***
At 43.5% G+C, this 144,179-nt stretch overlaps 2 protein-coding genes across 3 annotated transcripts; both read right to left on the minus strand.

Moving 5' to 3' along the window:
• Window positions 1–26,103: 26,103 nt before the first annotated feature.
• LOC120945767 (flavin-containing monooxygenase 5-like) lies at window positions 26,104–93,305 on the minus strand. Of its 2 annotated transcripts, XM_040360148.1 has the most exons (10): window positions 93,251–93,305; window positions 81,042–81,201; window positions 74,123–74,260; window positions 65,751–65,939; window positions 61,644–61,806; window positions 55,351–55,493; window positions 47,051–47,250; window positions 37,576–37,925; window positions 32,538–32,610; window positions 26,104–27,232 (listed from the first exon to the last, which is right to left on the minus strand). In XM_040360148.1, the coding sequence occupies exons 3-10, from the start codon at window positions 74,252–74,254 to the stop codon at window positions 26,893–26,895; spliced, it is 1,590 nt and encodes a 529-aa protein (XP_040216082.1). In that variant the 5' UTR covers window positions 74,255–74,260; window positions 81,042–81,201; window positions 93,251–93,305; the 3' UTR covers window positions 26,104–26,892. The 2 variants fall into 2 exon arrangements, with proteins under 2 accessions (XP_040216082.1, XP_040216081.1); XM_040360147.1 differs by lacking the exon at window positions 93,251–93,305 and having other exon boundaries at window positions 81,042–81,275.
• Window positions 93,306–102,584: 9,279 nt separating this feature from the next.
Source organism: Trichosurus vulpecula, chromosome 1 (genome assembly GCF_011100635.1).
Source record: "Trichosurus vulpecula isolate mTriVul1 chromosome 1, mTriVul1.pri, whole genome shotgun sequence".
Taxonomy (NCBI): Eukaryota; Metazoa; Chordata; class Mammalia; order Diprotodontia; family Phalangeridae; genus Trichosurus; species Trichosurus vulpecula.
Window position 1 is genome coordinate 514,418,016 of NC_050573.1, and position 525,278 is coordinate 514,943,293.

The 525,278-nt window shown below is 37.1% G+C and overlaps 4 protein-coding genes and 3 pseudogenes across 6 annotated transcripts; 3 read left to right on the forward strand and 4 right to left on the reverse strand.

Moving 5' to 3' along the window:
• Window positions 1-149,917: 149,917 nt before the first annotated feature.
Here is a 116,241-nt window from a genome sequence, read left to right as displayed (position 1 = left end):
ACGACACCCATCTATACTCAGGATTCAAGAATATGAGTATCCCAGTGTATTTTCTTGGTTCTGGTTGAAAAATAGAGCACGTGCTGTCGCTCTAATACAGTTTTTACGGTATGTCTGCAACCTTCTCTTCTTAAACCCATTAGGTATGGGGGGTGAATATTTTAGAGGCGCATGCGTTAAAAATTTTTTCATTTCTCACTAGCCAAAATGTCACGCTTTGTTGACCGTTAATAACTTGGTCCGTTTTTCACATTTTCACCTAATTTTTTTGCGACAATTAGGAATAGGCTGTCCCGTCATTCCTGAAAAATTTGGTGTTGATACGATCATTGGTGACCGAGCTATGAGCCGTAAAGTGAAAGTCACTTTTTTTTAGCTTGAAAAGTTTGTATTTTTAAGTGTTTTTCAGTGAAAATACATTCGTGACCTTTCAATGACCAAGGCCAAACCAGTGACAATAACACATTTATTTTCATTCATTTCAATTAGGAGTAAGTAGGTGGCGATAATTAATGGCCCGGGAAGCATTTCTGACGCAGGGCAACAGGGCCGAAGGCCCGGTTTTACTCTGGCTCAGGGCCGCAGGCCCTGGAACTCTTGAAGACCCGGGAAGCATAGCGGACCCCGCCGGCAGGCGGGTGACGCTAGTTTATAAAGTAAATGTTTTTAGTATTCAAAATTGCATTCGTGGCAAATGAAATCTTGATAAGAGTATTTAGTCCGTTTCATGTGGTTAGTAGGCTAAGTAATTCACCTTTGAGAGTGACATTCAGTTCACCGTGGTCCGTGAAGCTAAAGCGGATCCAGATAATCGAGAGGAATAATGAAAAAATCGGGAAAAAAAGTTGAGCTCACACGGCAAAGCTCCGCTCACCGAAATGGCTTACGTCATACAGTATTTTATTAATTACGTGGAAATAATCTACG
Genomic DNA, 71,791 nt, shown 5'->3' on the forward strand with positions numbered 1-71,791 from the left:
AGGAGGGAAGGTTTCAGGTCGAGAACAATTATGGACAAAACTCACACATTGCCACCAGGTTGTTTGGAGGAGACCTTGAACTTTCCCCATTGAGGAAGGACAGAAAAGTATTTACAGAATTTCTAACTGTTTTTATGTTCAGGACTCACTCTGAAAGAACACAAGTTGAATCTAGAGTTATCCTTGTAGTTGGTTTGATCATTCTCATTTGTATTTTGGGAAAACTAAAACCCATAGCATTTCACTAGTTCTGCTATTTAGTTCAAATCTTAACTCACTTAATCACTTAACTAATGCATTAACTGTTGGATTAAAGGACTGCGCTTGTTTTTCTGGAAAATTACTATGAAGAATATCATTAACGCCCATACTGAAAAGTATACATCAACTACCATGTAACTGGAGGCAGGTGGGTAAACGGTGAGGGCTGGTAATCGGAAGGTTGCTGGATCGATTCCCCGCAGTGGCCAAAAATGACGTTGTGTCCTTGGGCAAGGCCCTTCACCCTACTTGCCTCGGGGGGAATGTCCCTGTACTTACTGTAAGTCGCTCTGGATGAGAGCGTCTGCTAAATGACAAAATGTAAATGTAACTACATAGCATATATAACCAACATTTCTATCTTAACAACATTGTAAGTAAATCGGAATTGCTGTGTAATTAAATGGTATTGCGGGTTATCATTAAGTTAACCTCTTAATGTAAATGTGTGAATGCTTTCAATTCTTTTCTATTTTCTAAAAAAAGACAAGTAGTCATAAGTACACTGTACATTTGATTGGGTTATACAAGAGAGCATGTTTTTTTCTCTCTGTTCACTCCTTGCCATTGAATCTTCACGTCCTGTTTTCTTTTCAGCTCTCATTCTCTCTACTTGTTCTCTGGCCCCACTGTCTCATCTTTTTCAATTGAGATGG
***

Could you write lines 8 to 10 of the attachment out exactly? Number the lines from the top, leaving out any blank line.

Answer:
Taxonomy (NCBI): Eukaryota; Metazoa; Chordata; class Mammalia; order Diprotodontia; family Phalangeridae; genus Trichosurus; species Trichosurus vulpecula.
Window position 1 is genome coordinate 514,418,016 of NC_050573.1, and position 525,278 is coordinate 514,943,293.

The 525,278-nt window shown below is 37.1% G+C and overlaps 4 protein-coding genes and 3 pseudogenes across 6 annotated transcripts; 3 read left to right on the forward strand and 4 right to left on the reverse strand.